Information submitted to the Special Rapporteur on alleged violations should include a detailed description of the circumstances of the case. It should be as precise and as succinct as possible while providing a complete statement of the situation, and may be accompanied by annexes providing written or photographic evidence of the facts. The information in the letter should include:
- Victim(s): Name, number and full details on the location of the affected people, community or individual(s) whose rights allegedly have been violated or are under threat.
- What happened: Detailed circumstances of the alleged violation(s). If an initial event leads to others, please describe them chronologically. In cases of general measures such as national legislation or policies, indicate their stage of development and how people/communities have or will be affected by them.
- Perpetrator(s): Detailed information on the person(s) or institution(s) responsible for the alleged violation and their relation, if any, to the Government concerned. If circumstances require, provide an explanation of the reasons for suspecting responsibility of the person(s) or institution(s) identified.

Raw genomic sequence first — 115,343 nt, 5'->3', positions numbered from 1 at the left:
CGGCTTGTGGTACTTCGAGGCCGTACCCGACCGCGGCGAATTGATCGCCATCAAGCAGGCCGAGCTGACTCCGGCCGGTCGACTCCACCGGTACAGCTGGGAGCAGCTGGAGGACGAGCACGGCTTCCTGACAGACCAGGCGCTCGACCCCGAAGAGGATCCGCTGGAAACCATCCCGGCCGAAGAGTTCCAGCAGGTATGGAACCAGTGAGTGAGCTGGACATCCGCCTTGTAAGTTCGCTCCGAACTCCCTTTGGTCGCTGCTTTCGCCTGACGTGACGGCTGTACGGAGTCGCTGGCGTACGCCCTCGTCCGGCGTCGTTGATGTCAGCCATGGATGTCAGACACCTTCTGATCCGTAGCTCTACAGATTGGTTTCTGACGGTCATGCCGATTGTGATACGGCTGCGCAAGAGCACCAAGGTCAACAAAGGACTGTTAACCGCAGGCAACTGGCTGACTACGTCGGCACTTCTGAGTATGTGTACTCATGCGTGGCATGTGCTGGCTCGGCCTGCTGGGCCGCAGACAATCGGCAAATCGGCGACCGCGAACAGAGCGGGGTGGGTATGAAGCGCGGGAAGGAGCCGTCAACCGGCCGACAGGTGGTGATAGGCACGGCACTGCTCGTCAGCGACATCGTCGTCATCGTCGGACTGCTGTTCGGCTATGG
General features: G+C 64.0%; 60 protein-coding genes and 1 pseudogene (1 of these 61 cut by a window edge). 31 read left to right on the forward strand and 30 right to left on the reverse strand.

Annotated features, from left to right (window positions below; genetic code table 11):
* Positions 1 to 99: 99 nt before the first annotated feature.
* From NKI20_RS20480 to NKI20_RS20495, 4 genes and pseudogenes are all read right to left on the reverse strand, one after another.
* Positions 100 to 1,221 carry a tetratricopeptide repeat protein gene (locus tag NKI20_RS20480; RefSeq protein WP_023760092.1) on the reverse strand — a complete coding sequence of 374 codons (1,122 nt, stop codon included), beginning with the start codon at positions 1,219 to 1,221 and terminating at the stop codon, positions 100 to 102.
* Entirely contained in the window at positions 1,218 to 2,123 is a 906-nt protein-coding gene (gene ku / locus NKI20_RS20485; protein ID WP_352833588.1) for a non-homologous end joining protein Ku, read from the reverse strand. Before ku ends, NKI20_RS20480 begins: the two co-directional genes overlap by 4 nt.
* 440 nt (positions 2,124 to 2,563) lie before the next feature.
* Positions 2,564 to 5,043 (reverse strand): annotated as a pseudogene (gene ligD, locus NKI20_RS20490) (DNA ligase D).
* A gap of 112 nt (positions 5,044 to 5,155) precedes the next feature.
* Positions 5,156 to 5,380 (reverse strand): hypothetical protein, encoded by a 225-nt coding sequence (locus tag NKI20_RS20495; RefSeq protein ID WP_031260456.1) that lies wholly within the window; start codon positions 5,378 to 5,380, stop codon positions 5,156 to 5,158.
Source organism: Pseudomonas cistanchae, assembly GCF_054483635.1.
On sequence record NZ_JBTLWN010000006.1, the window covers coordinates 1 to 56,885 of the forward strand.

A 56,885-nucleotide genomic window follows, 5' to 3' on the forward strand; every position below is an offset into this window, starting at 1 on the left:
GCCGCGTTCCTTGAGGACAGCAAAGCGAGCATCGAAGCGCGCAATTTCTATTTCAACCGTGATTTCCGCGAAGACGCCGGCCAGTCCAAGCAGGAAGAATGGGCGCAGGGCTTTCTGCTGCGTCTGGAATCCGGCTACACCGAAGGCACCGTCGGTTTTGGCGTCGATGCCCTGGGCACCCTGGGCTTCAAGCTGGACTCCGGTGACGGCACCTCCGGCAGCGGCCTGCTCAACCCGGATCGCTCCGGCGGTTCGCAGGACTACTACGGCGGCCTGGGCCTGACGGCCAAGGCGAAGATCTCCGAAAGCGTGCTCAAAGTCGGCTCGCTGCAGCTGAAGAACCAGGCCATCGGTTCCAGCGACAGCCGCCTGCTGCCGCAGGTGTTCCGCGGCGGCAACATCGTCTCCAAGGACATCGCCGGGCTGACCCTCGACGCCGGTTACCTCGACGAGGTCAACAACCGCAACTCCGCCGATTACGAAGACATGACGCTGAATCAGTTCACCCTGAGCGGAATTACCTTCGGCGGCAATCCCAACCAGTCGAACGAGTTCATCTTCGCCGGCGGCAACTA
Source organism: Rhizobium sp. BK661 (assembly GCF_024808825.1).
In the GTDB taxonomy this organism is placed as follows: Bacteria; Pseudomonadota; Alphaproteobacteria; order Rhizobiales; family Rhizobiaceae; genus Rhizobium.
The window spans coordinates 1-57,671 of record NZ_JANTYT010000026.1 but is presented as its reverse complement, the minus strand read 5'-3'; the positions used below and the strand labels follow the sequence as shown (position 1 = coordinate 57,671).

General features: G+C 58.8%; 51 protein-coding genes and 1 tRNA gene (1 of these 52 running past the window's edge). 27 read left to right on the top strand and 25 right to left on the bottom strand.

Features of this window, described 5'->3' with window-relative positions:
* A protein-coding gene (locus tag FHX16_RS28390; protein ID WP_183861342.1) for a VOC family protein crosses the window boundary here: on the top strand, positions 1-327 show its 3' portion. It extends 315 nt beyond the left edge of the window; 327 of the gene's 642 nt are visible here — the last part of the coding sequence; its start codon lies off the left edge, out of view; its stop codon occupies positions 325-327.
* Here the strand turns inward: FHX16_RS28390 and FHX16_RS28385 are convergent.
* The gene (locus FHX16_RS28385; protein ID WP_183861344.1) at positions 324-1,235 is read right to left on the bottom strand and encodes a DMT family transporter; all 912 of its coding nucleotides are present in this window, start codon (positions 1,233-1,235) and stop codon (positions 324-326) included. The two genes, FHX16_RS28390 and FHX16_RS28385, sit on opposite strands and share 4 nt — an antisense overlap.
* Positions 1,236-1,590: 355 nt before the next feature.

- Action taken by State authorities: Has the matter been reported to the administrative or judicial authorities of the State concerned? If applicable, what actions have been taken by the relevant authorities to remedy the situation?
- Action taken before international bodies: Has any action been initiated before other international or regional human rights mechanisms? If so, at what stage are these other international actions?
- Source: Name and full address of the organization or individual(s) submitting the information. These contact details are essential in the event the Special Rapporteur needs clarification or further information on the case. This information is kept confidential.
What procedure will the Special Rapporteur follow after receiving information?
After receiving information on an alleged violation, the Special Rapporteur seeks to determine the credibility and validity of the information and decides whether it is advisable to send a communication to the Government(s) or other party(ies) concerned, and whether an allegation letter or an urgent appeal is more appropriate.